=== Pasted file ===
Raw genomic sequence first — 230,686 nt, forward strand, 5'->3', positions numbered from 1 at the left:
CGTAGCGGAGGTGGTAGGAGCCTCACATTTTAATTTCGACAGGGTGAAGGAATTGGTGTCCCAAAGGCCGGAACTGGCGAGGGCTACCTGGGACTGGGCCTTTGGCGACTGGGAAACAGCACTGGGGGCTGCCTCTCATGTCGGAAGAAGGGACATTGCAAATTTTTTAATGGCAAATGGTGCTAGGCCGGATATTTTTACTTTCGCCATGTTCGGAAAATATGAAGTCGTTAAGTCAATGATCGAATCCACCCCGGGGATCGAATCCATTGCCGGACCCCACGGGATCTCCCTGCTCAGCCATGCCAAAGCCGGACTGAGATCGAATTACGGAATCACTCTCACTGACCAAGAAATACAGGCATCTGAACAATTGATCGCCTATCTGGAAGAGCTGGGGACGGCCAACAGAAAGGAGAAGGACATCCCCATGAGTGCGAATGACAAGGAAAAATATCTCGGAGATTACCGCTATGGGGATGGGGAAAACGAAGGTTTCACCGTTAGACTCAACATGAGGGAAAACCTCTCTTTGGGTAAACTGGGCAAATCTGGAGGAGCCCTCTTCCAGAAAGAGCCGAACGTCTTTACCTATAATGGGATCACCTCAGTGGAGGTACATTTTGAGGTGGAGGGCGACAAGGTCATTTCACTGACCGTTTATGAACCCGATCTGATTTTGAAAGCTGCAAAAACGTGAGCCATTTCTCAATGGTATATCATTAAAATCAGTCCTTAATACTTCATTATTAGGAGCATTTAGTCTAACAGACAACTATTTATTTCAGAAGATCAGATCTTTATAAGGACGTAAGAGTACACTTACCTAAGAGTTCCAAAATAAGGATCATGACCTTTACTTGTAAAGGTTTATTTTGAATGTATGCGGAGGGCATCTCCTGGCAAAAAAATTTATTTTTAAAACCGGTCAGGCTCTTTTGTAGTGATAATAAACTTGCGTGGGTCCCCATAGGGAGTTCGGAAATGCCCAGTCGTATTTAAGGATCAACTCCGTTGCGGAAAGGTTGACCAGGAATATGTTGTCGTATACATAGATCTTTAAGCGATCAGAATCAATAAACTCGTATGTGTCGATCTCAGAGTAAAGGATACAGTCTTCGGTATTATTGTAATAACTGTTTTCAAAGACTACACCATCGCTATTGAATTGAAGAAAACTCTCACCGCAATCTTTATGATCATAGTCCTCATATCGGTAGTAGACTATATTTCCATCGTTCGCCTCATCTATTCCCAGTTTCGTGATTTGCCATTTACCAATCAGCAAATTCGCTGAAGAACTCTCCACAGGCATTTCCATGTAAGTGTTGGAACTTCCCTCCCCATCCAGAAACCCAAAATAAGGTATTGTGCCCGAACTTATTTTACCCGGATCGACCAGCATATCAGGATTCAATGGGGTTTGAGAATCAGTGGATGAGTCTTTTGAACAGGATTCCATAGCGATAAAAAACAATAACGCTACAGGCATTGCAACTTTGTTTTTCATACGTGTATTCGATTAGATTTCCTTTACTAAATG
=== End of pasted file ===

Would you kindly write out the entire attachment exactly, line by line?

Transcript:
Raw genomic sequence first — 230,686 nt, forward strand, 5'->3', positions numbered from 1 at the left:
CGTAGCGGAGGTGGTAGGAGCCTCACATTTTAATTTCGACAGGGTGAAGGAATTGGTGTCCCAAAGGCCGGAACTGGCGAGGGCTACCTGGGACTGGGCCTTTGGCGACTGGGAAACAGCACTGGGGGCTGCCTCTCATGTCGGAAGAAGGGACATTGCAAATTTTTTAATGGCAAATGGTGCTAGGCCGGATATTTTTACTTTCGCCATGTTCGGAAAATATGAAGTCGTTAAGTCAATGATCGAATCCACCCCGGGGATCGAATCCATTGCCGGACCCCACGGGATCTCCCTGCTCAGCCATGCCAAAGCCGGACTGAGATCGAATTACGGAATCACTCTCACTGACCAAGAAATACAGGCATCTGAACAATTGATCGCCTATCTGGAAGAGCTGGGGACGGCCAACAGAAAGGAGAAGGACATCCCCATGAGTGCGAATGACAAGGAAAAATATCTCGGAGATTACCGCTATGGGGATGGGGAAAACGAAGGTTTCACCGTTAGACTCAACATGAGGGAAAACCTCTCTTTGGGTAAACTGGGCAAATCTGGAGGAGCCCTCTTCCAGAAAGAGCCGAACGTCTTTACCTATAATGGGATCACCTCAGTGGAGGTACATTTTGAGGTGGAGGGCGACAAGGTCATTTCACTGACCGTTTATGAACCCGATCTGATTTTGAAAGCTGCAAAAACGTGAGCCATTTCTCAATGGTATATCATTAAAATCAGTCCTTAATACTTCATTATTAGGAGCATTTAGTCTAACAGACAACTATTTATTTCAGAAGATCAGATCTTTATAAGGACGTAAGAGTACACTTACCTAAGAGTTCCAAAATAAGGATCATGACCTTTACTTGTAAAGGTTTATTTTGAATGTATGCGGAGGGCATCTCCTGGCAAAAAAATTTATTTTTAAAACCGGTCAGGCTCTTTTGTAGTGATAATAAACTTGCGTGGGTCCCCATAGGGAGTTCGGAAATGCCCAGTCGTATTTAAGGATCAACTCCGTTGCGGAAAGGTTGACCAGGAATATGTTGTCGTATACATAGATCTTTAAGCGATCAGAATCAATAAACTCGTATGTGTCGATCTCAGAGTAAAGGATACAGTCTTCGGTATTATTGTAATAACTGTTTTCAAAGACTACACCATCGCTATTGAATTGAAGAAAACTCTCACCGCAATCTTTATGATCATAGTCCTCATATCGGTAGTAGACTATATTTCCATCGTTCGCCTCATCTATTCCCAGTTTCGTGATTTGCCATTTACCAATCAGCAAATTCGCTGAAGAACTCTCCACAGGCATTTCCATGTAAGTGTTGGAACTTCCCTCCCCATCCAGAAACCCAAAATAAGGTATTGTGCCCGAACTTATTTTACCCGGATCGACCAGCATATCAGGATTCAATGGGGTTTGAGAATCAGTGGATGAGTCTTTTGAACAGGATTCCATAGCGATAAAAAACAATAACGCTACAGGCATTGCAACTTTGTTTTTCATACGTGTATTCGATTAGATTTCCTTTACTAAATG